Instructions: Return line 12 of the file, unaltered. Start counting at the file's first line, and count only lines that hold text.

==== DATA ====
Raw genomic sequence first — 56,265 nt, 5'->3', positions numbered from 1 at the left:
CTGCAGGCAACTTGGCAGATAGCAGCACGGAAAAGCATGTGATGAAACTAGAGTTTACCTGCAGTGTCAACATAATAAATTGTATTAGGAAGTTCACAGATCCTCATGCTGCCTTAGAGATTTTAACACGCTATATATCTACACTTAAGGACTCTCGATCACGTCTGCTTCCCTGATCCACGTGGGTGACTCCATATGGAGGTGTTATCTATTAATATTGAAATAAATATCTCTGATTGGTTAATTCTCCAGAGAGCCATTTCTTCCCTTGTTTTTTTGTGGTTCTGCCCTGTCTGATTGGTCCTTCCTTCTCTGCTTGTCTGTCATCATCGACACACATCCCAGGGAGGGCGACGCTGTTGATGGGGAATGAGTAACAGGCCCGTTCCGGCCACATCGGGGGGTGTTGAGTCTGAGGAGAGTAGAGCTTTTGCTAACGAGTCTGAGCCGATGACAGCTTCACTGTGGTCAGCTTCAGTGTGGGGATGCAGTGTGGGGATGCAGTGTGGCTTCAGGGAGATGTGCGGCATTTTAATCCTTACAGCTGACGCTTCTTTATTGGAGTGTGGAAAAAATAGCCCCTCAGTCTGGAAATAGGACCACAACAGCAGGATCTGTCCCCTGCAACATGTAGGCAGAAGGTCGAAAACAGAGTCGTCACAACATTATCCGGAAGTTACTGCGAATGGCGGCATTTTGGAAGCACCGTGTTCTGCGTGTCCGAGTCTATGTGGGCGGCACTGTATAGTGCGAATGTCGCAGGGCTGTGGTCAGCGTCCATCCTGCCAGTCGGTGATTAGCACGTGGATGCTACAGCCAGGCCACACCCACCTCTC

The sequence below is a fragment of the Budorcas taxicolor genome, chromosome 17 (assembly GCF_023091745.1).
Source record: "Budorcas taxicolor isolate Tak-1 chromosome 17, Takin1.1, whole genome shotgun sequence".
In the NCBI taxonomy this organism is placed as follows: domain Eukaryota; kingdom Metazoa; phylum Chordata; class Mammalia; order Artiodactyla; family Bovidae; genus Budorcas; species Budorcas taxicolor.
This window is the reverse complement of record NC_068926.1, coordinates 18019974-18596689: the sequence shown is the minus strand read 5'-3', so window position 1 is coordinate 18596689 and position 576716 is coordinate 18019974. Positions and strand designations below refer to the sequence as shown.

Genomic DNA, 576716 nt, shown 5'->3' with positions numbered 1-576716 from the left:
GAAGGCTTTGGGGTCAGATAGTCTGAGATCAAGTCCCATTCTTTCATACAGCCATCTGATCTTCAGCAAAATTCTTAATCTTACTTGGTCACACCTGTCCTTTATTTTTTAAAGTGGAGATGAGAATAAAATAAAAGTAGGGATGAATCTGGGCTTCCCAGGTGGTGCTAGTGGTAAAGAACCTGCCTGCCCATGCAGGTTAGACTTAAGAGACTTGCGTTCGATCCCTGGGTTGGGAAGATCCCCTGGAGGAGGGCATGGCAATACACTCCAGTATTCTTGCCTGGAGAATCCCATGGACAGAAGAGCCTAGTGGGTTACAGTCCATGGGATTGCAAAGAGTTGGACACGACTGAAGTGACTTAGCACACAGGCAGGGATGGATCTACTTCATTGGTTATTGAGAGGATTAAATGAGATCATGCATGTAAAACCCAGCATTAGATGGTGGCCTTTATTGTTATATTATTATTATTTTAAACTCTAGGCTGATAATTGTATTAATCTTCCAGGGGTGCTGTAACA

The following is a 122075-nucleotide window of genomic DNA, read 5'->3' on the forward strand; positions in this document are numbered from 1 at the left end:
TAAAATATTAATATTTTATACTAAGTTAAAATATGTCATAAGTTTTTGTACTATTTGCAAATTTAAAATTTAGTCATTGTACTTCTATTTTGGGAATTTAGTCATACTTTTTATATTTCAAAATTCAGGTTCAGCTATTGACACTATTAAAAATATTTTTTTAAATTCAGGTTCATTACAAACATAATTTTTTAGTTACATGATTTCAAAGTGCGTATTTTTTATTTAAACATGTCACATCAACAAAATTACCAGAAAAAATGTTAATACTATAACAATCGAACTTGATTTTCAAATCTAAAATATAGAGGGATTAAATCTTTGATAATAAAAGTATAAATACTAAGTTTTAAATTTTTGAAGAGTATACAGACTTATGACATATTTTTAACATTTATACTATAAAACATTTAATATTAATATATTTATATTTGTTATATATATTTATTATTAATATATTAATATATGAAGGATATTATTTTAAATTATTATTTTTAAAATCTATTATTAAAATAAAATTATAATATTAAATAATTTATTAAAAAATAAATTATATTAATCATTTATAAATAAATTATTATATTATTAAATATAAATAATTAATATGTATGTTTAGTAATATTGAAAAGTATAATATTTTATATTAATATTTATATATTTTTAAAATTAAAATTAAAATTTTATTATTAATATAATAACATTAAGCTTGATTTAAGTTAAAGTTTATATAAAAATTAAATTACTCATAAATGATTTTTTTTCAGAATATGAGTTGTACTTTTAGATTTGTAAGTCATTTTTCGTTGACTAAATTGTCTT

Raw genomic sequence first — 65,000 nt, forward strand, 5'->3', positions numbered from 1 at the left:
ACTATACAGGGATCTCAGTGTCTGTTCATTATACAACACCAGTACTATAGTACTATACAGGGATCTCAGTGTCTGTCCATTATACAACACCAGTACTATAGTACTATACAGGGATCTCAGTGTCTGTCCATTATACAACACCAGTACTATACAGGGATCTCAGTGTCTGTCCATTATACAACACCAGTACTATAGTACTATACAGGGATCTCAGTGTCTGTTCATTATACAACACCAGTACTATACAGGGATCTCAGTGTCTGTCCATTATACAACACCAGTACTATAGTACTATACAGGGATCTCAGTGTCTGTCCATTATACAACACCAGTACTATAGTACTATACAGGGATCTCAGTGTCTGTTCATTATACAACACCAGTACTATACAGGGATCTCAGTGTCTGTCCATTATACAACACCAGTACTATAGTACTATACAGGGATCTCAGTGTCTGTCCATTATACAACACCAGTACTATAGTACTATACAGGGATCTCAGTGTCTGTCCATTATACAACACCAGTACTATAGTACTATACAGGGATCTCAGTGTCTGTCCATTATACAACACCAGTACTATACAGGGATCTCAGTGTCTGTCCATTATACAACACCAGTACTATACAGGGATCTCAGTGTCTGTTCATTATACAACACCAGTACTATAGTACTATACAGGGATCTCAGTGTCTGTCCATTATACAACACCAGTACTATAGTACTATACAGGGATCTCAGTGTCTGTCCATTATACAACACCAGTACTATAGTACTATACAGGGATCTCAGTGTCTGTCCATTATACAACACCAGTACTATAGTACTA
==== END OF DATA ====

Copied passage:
ACTATACAGGGATCTCAGTGTCTGTTCATTATACAACACCAGTACTATAGTACTATACAGGGATCTCAGTGTCTGTCCATTATACAACACCAGTACTATAGTACTATACAGGGATCTCAGTGTCTGTCCATTATACAACACCAGTACTATACAGGGATCTCAGTGTCTGTCCATTATACAACACCAGTACTATAGTACTATACAGGGATCTCAGTGTCTGTTCATTATACAACACCAGTACTATACAGGGATCTCAGTGTCTGTCCATTATACAACACCAGTACTATAGTACTATACAGGGATCTCAGTGTCTGTCCATTATACAACACCAGTACTATAGTACTATACAGGGATCTCAGTGTCTGTTCATTATACAACACCAGTACTATACAGGGATCTCAGTGTCTGTCCATTATACAACACCAGTACTATAGTACTATACAGGGATCTCAGTGTCTGTCCATTATACAACACCAGTACTATAGTACTATACAGGGATCTCAGTGTCTGTCCATTATACAACACCAGTACTATAGTACTATACAGGGATCTCAGTGTCTGTCCATTATACAACACCAGTACTATACAGGGATCTCAGTGTCTGTCCATTATACAACACCAGTACTATACAGGGATCTCAGTGTCTGTTCATTATACAACACCAGTACTATAGTACTATACAGGGATCTCAGTGTCTGTCCATTATACAACACCAGTACTATAGTACTATACAGGGATCTCAGTGTCTGTCCATTATACAACACCAGTACTATAGTACTATACAGGGATCTCAGTGTCTGTCCATTATACAACACCAGTACTATAGTACTA